On the Side of Truth: The Analytical Strength

Give your servant therefore an understanding mind to govern your people, able to discern between good and evil; for who can govern this your great people?” It pleased the Lord that Solomon had asked this. God said to him, “Because you have asked this, and have not asked for yourself long life or riches, or … Read moreOn the Side of Truth: The Analytical Strength

The New Bear Hug

Rejoice with those who rejoice, weep with those who weep.

Romans 12:15 (NRSVCE)

Source: The Royal Society for the encouragement of Arts – https://youtu.be/1Evwgu369Jw

Perspective taking, staying out of judgement, recognizing emotion in others, and communicating it are the hallmarks of empathy. This short video featuring Brené Brown explains why we need to climb down into the hole and connect.

Empathy

“Empathy is simply listening, holding space, withholding judgment, emotionally connecting, and communicating that incredibly healing message of you’re not alone.” – Brené Brown

In her book, Dare to Lead, Brené Brown reminds readers “daring leadership is leading from heart, not hurt”. Furthermore, she states “Leadership is not about titles or the corner office. It’s about the willingness to step up, put yourself out there, and lean into courage.” Those, whose strength is empathy, are often those who do put themselves out there. They lead with their heart not their head. Those with empathy feel and experience things at deep levels. Empaths are extremely compassionate and capable of placing themselves in someone else’s shoes. It isn’t unusual for empaths to pick up on positivity or negativity around them or to be able to express pain or joy for others. This intuitiveness means that people are naturally drawn to those with the empathy strength. For the empath however, this can become exhausting, as without even realizing why, they will carry the burden for others. People who have empathy can be life giving for those whose well-being is compromised. The ability to name anxiety, sorrow, anticipation or even happiness for someone else make empaths integral to any team.

Students usually like teachers who are high in empathy since students feel like the teacher really “gets them”. The empathetic teacher senses when his/her students aren’t quite themselves. This perceptivity helps the teacher to make adjustments and plan for time to converse with students. These teachers are also able to help their colleagues to be aware of the feelings surrounding them. It is important to give credence to the feelings of these individuals. They are often on the right track before others but they aren’t yet able to explicitly define why. The empathetic teacher can become easily burned out if s/he doesn’t employ self-care strategies.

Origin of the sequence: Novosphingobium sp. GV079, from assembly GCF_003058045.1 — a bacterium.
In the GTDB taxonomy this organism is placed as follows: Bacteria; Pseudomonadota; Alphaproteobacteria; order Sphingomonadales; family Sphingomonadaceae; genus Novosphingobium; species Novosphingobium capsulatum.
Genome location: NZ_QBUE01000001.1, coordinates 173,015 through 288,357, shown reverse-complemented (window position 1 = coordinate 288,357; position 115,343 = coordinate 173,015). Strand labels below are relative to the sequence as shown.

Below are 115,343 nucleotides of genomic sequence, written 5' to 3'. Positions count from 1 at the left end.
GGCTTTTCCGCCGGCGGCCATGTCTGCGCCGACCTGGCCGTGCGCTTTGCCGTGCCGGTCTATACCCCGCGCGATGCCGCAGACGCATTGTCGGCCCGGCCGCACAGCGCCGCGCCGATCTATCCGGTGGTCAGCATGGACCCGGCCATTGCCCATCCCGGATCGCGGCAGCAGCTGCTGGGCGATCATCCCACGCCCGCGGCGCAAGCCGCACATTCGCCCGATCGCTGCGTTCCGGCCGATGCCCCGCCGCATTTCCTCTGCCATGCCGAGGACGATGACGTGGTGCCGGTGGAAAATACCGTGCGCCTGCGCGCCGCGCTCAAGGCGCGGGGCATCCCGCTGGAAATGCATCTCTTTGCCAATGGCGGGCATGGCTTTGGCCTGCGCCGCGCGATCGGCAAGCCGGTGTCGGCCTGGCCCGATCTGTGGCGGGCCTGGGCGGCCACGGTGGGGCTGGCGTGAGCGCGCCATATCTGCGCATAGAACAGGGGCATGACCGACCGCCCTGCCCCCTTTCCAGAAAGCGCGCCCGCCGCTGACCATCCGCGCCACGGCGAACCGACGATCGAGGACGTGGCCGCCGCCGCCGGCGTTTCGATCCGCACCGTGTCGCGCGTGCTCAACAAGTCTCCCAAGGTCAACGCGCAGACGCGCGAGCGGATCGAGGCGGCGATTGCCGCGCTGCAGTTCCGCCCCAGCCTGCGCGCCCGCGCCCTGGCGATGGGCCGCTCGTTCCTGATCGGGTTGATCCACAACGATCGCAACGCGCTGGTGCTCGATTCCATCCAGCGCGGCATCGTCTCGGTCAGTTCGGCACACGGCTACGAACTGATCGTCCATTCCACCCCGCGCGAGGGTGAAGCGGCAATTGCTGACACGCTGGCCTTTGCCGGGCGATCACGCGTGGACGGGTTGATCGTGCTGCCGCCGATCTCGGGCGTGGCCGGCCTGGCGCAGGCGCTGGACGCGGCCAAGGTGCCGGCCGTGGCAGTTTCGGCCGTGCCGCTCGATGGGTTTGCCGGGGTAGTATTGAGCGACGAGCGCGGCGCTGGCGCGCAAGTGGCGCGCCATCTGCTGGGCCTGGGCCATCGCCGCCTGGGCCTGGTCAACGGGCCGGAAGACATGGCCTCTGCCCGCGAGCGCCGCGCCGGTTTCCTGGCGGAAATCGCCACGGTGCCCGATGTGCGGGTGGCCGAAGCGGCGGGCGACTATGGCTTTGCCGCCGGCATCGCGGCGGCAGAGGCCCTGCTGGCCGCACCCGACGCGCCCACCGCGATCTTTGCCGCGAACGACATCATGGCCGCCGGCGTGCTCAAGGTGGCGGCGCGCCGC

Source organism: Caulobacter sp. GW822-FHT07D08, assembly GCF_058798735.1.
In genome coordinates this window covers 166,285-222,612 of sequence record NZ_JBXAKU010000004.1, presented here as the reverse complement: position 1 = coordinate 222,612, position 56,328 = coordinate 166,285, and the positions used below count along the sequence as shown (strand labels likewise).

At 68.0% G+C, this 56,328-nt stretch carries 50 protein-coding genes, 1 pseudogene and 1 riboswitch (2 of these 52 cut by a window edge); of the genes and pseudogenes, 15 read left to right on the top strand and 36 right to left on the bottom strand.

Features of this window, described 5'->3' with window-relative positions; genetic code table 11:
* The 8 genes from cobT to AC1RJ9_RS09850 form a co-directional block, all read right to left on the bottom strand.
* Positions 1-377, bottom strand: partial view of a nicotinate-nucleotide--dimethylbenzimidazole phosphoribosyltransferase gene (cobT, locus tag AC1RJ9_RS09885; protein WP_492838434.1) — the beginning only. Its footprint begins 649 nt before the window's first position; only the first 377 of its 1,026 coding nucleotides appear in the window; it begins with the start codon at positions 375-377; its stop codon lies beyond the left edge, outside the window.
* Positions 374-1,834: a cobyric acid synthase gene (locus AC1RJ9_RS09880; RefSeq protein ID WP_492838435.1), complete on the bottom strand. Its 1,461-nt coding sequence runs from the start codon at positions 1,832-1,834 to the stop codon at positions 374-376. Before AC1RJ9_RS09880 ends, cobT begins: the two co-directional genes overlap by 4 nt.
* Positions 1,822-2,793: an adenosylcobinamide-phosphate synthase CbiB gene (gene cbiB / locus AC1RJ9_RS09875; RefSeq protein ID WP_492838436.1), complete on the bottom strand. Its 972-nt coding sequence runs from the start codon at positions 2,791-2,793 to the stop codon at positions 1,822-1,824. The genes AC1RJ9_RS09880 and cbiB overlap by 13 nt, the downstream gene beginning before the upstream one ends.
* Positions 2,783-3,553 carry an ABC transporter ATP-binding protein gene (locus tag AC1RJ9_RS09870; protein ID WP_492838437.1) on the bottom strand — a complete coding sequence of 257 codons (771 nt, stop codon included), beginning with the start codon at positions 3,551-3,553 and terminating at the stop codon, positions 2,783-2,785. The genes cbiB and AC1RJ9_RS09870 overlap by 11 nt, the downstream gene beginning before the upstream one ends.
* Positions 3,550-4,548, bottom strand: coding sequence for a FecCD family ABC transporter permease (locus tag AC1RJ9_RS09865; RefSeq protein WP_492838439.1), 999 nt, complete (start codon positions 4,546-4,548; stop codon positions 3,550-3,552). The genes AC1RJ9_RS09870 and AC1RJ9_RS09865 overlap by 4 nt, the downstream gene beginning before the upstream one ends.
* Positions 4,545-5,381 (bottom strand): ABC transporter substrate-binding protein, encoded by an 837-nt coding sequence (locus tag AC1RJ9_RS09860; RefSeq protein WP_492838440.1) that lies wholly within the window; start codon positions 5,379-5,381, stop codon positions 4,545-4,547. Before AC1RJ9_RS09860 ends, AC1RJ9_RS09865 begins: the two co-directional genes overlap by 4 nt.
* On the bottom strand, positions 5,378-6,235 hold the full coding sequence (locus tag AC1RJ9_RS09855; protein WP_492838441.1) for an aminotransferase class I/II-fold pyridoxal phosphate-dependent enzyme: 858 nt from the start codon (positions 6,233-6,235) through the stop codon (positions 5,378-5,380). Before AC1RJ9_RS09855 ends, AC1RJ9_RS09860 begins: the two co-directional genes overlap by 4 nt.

Students high in empathy might find themselves easily distracted by changes in the energy around them. They might be more easily prone to tears or emotional responses. They thrive in harmony and positivity but might shut down when faced with dissonancy, aggression, or conflict in the air. Trying to surround students who are high in empathy with positivity is critical in order to keep them happy and hopeful. These students benefit from direct instruction in self-awareness and self-care. Learning how to listen but not take-on others problems will serve them well. For a teacher who might not have empathy as a strength, these students can be valuable in helping to gage the readiness or response to new situations.

If your strength is empathy, practice self-care, surround yourself with positivity, and know that your friendships will be deep and lasting.